Photo credit: Paul Baker Touart , 01/1994

Property Name: Mansion House
Date Listed: 1/19/1995
Inventory No.: WO-36
Location: Bayside Road, Public Landing, Worcester County

Description: Mansion House is a five-part early- to mid-19th century frame "telescope" house built in two distinct stages. Dating to around 1835, the 1 1/2-story side/double-pile frame house and stepped service wing predate a mid-19th century two-story, center hall plan addition. The frame house is clad in plain weatherboards and covered with wood-shingle gable roofs. The north elevation of the house is a symmetrical five-bay facade with a central entrance and two 6/6 sash windows to each side. The four-panel front door, fitted with ogee inset panel moldings, is flanked by four-light sidelights and an eight-pane transom. The glass retains a decorative etching. The door surrounds have wide Greek Revival fluting and shallow profile pyramidal corner blocks. The windows to each side are flanked by louvered shutters. Sheltering the entire front of the house is a two-story porch supported on the first floor by large tapered posts treated with corner chamfers that end with lamb's-tongue stops. The second floor is marked by plain square columns with an original lattice railing and circular profile handrail stretching between the supports. The second floor doorway has a seven-panel door flanked by four-light sidelights, and the door frame is finished with a widely fluted Greek molding and pyramidal corner blocks. To each side of the door are two 6/6 sash windows. The east and west gable ends of the front block are largely alike with two 6/6 sash windows on each floor to either side of interior end brick chimneys. The south side of the main block is covered largely by the c. 1835 1 1/2-story rear wing. Windows of 6/6 sash pierce the south side of the main block at the east and west ends of the house. The 1 1/2-story side hall/double-pile section of the rear wing, built around 1835, is a three-bay structure with a shed porch across the east elevation. A side entrance, marked by a four-panel door, is flanked on the south by a pair of 9/6 sash windows. The east roof slope is defined by a pair of gable-roofed dormers pierced by early-20th century wooden casement windows. The dormer roofs have been rebuilt with extended eaves. On the west side of this section, the first floor is finished in a similar fashion with the exception of a replacement window in lieu of the rear hall door, and a single dormer marks the roof. Rising through the gable end are two interior brick chimneys. Extending from the south side of the 1 1/2-story section is a single-bay section that encloses a pantry and bathroom, and farther south is a single-story, two-bay colonnade that joins a 1 1/2-story, one-room kitchen. An interior brick chimney rises within the kitchen to serve individual fireplaces in the kitchen as well as the colonnade. The one-room plan kitchen is lighted by 9/6 sash windows, and access is provided by a board-and-batten door on the west side. The door on the east side has been blocked. To each side of the door openings are 9/6 sash windows. The interior of the c. 1835 house is trimmed with late Federal/Greek Revival woodwork, while the two-story addition displays purely Greek Revival finishes. The house is joined on the property with an early-19th century frame dairy and a mid-20th century frame garage.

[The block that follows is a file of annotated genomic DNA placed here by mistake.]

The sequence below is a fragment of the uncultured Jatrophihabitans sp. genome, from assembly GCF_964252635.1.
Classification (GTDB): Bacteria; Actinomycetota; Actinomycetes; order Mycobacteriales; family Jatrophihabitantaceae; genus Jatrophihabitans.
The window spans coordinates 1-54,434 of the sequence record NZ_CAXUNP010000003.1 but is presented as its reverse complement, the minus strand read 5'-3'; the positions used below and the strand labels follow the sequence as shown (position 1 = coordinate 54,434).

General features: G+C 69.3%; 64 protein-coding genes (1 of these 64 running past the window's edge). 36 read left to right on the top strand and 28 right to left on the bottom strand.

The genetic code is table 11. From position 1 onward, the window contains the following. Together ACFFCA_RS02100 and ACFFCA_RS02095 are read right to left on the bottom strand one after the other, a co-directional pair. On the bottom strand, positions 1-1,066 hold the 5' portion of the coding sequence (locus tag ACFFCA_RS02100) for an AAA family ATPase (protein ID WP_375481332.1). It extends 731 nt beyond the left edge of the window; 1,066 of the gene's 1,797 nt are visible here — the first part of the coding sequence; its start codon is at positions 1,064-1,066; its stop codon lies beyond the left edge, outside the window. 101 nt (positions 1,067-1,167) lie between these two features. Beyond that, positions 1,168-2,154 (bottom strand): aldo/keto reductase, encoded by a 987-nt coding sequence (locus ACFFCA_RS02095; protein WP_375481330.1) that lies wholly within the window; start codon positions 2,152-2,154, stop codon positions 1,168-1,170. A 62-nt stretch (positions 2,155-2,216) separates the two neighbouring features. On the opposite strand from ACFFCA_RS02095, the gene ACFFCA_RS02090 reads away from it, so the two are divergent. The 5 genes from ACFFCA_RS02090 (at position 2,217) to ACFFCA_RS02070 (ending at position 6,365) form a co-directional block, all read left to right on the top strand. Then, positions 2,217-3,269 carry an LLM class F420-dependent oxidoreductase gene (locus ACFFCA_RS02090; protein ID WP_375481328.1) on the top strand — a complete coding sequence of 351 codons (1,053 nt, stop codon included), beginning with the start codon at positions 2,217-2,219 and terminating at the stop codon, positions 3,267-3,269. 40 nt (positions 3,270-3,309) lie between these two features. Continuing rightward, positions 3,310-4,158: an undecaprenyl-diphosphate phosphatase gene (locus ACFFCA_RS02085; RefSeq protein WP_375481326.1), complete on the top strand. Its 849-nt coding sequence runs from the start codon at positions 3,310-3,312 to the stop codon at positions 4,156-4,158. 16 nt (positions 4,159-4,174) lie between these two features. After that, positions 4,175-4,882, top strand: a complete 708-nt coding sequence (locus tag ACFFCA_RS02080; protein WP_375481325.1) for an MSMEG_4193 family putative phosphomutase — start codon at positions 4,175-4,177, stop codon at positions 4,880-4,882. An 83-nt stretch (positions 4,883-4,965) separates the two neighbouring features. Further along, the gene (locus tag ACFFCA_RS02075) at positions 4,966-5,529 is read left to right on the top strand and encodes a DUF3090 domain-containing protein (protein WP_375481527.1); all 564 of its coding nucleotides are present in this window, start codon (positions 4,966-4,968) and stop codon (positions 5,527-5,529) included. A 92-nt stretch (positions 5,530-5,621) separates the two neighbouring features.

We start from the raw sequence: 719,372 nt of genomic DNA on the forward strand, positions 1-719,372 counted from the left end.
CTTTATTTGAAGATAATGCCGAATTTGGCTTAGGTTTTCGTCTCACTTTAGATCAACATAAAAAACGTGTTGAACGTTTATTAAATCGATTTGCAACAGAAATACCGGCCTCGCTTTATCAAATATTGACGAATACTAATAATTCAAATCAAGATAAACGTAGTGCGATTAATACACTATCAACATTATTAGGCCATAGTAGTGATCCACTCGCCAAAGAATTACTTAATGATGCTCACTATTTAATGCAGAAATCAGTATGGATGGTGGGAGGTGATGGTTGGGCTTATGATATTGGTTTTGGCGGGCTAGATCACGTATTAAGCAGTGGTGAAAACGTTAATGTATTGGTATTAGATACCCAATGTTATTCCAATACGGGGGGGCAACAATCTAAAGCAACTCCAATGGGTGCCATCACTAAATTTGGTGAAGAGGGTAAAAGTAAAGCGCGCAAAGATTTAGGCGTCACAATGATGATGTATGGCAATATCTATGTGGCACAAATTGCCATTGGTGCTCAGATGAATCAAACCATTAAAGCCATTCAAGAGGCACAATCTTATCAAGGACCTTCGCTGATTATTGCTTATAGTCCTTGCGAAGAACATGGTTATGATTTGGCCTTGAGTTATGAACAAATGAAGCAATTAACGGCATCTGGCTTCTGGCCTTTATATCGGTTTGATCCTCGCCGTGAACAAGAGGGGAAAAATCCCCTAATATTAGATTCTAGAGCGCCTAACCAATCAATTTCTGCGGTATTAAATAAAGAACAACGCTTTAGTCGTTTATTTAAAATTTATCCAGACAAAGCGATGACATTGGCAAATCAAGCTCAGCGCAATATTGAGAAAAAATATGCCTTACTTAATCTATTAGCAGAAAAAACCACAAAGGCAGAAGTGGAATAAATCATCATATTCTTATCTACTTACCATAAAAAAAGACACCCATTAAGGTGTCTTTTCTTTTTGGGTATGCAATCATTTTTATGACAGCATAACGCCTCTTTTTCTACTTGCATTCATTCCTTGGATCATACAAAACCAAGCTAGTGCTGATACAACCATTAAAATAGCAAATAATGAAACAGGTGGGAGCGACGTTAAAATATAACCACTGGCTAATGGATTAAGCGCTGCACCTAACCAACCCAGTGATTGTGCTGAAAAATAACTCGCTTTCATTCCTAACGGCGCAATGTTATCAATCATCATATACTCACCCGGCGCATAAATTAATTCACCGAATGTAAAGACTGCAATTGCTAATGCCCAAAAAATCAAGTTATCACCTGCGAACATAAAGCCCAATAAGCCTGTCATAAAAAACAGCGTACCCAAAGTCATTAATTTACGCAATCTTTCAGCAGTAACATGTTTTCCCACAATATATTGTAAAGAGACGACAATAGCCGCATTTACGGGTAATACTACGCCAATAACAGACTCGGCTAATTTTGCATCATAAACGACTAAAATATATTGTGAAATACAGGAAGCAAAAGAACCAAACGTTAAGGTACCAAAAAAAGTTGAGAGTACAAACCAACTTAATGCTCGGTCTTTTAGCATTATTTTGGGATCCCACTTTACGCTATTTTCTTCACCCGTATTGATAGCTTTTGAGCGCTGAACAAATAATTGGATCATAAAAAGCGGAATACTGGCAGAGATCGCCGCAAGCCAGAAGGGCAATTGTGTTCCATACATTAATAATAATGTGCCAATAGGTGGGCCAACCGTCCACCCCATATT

Significance: Mansion House is significant for its architecture. Dating from the second quarter of the 19th century, the two-story main block and rear wing were erected in two principal stages. The initial house, a 1 1/2-story, four-part stepped dwelling, was built around 1835, while a two-story, five-bay section was added around 1850-1860. The original house was designed in the vernacular stepped building tradition with a 1 1/2-story side hall/double-pile main block extended to the mouth by a single-story hyphen, a single-story colonnade, and a 1 1/2-story kitchen. This four-part section was conceived and erected in one building program, reflecting a distinctive regional solution to the interest in achieving an attached service wing, but at the same time maintaining a distinct separation from family slaves. The kitchen loft was built as a segregated space left without direct access to the second floor rooms of the main block.




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